A fascinating look at one of the most experimental, volatile, and influential decades, Film, Fashion, and the 1960s, examines the numerous ways in which film and fashion intersected and affected identity expression during the era. From A Hard Day’s Night to Breakfast at Tiffany’s, from the works of Ingmar Bergman to Blake Edwards, the groundbreaking cinema of the 1960s often used fashion as the ultimate expression for urbanity, youth, and political (un)awareness. Crumbling hierarchies brought together previously separate cultural domains, and these blurred boundaries could be seen in unisex fashions and roles played out on the silver screen. As this volume amply demonstrates, fashion in films from Italy, France, England, Sweden, India, and the United States helped portray the rapidly changing faces of this cultural avant-gardism. This blending of fashion and film ultimately created a new aesthetic that continues to influence the fashion and media of today. 

About the exhibit:
From Friday, March 12, through Saturday, May 1, 2010, mannequins dressed in 1960s European fashions combined with legendary foreign films of the period to evoke a vital creative era, in the James Gallery’s latest exhibition, FASHION + FILM, The 1960s Revisited, on view . The exhibition evoked a vital era on Fifth Avenue as the Graduate Center and the James Gallery, with its grand storefront windows, are housed in the former B. Altman department store building at 365 Fifth Avenue (between 34th and 35th Streets).

B. Altman contributed to the launch of Brioni, Roman Style (Luxury Men’s wear) in the US.  B. Altman’s buyers went to Italy to the Florence Fashion shows, organized by Giovanbattista Giorgini.   In the picture below, there is a 1952 red velvet Brioni jacket from the Brioni Archive in Penne, Italy. The jacket was kindly lent by the Brioni Company for the show at the James Gallery.  At the Florence Fashion shows, Brioni was the only men’s fashion house to parade with women’s models.

The location of the James Gallery within the historic B. Altman building, key in introducing Italian and European styles in the U.S., makes it a perfect fit for this kind of exhibition and its concept. Through the viewing of films, where clothes are in action, juxtaposed with the fashionably dressed mannequins, the exhibition explored the interaction between geographic spaces (cities and countries), public spaces, the street, the movie theater, the department store, and private spaces.  2010 marked the 50th anniversary of films such as La Dolce Vita by Federico Fellini, L’Avventura by Michelangelo Antonioni, Rocco and His Brothers by Luchino Visconti, and Breathless by Jean Luc Godard. It was with these films that Italian and European culture, style, and identity became known to the world, especially through the success they enjoyed in the U.S. The exhibition explored the connections between Europe and the U.S. in cinema and fashion, two major culture industries that always feed on each other in both economic and symbolic terms.  The show presented for the first time archival materials, photographs, costume sketches, interviews with stars (from the Archivio San Biagio, Cesena and Giuseppe Palmas Archive) and Italian TV commercials from the RAI (the Italian state television company). It included feature films by Federico Fellini (La Dolce Vita), Michelangelo Antonioni (L’Avventura, Blow-up, & Zabriskie Point),Luchino Visconti (Rocco and His Brothers), and Ingmar Bergman(Persona), Elio Petri (The 10th Victim)—screened on an ongoing basis—as well as clothing in the style of the period. In addition, the documentary Hollywood on the Tiber, presented at the 2009 Venice Film Festival, was shown. The juxtaposition of this rich and diverse material along with film screenings allowed viewers to critically revisit one of the most important and innovative decades of the 20th century.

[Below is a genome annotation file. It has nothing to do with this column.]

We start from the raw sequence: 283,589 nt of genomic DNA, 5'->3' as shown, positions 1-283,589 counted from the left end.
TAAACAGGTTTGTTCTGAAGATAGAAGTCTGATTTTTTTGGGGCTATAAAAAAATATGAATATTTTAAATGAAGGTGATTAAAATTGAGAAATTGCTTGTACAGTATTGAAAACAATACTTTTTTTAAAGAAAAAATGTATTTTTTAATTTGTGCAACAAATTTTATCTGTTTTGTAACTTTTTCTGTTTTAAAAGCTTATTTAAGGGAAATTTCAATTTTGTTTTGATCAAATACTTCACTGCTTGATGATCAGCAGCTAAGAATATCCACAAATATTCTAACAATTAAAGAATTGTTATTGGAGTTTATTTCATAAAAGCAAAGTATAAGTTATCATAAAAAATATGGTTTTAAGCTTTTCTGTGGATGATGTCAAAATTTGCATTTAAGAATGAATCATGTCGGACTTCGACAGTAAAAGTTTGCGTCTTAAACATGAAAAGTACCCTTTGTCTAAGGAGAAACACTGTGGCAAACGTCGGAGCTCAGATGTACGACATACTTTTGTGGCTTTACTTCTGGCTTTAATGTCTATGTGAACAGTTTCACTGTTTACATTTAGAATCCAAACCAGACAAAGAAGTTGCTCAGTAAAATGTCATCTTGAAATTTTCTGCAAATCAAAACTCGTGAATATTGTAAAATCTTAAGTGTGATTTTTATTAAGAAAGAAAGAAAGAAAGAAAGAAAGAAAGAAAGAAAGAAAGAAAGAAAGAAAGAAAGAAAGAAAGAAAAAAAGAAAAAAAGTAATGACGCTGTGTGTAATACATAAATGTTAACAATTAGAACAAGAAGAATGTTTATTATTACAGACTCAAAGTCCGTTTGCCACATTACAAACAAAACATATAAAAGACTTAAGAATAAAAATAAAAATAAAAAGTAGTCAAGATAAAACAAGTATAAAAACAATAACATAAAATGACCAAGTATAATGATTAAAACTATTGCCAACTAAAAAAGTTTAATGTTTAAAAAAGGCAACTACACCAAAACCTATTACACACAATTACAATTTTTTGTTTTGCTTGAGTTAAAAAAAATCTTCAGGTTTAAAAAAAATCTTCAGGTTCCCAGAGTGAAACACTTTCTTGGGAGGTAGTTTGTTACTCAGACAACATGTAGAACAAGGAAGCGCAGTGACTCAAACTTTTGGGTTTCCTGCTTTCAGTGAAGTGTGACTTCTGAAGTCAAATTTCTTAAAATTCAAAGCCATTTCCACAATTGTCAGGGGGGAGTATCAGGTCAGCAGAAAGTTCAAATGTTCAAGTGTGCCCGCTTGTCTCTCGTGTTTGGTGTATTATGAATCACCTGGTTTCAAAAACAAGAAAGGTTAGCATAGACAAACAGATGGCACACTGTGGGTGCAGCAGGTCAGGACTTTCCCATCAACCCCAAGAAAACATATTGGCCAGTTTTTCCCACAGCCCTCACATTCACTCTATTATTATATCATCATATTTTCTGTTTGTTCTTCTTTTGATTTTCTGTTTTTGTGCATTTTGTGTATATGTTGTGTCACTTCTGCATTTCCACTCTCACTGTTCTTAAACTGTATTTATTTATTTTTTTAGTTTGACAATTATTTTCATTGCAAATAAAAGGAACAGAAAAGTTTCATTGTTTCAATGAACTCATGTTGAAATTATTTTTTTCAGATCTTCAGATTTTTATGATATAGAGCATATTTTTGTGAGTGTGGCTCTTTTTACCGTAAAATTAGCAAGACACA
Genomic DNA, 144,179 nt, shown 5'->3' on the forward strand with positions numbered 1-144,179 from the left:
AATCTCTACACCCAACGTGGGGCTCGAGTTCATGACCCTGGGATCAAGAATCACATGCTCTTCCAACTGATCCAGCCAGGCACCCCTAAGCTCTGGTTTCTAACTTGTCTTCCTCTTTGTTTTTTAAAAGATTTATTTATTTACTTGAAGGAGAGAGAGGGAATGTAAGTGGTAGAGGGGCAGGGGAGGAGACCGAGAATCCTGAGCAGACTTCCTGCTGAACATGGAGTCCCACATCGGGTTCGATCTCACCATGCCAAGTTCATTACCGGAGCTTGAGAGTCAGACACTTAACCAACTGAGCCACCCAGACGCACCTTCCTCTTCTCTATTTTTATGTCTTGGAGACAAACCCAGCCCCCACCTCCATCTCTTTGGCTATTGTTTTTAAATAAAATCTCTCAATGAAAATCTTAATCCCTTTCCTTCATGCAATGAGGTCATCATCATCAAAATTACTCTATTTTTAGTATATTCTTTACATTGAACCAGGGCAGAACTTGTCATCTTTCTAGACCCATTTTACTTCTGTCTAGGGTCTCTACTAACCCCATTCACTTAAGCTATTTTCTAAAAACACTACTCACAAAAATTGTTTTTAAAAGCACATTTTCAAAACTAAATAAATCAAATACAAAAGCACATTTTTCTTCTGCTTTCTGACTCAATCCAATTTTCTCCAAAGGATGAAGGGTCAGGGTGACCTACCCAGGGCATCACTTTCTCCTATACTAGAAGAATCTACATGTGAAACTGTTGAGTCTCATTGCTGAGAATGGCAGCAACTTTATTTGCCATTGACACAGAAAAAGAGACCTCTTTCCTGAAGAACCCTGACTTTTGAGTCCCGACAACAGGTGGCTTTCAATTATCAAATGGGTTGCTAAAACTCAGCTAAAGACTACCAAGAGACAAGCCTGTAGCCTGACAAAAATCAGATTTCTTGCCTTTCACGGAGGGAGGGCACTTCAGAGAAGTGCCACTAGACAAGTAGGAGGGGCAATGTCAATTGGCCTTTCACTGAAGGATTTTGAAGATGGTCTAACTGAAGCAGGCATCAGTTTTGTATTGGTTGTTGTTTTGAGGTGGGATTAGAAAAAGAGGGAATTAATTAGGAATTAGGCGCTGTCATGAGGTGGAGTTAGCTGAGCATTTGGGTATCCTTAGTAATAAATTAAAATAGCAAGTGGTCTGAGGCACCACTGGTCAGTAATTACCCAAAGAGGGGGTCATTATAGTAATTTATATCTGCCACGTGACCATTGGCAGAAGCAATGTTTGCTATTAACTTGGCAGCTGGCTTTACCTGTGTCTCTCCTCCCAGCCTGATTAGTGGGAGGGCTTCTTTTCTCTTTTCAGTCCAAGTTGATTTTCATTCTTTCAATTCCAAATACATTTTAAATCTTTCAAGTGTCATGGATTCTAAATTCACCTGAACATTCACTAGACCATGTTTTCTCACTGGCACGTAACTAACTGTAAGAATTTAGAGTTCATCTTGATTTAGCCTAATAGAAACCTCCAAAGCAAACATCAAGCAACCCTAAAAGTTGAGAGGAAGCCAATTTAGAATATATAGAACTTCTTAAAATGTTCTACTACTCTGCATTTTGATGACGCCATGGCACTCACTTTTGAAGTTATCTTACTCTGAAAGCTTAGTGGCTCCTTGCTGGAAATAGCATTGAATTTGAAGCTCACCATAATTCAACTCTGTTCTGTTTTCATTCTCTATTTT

Featured in Vogue Italia, the exhibition, a symposium featured internationally renowned scholars in the fields of film, art and fashion. Adriana Berselli, the costume designer who worked with Antonioni on his L’Avventura, spoke of her experience as a costume designer. Other scholars explored the multifaceted relationship between fashion and film and their impact on the construction and projection of personal and collective identities and style.

The exhibition was co-sponsored by Comune di Cesena, Assessorato alla Cultura; Centro Cinema, Citta’ di Cesena; RAI; Archivio Giuseppe Palmas; and Brioni. The symposium was co-sponsored by the Center for Fashion Studies, University of Stockholm; and the Center for the Humanities, the Concentration in Fashion Studies, Women’s Studies, the Center for Gay and Lesbian Studies, Film Studies, and the Italian Specialization at the Graduate Center.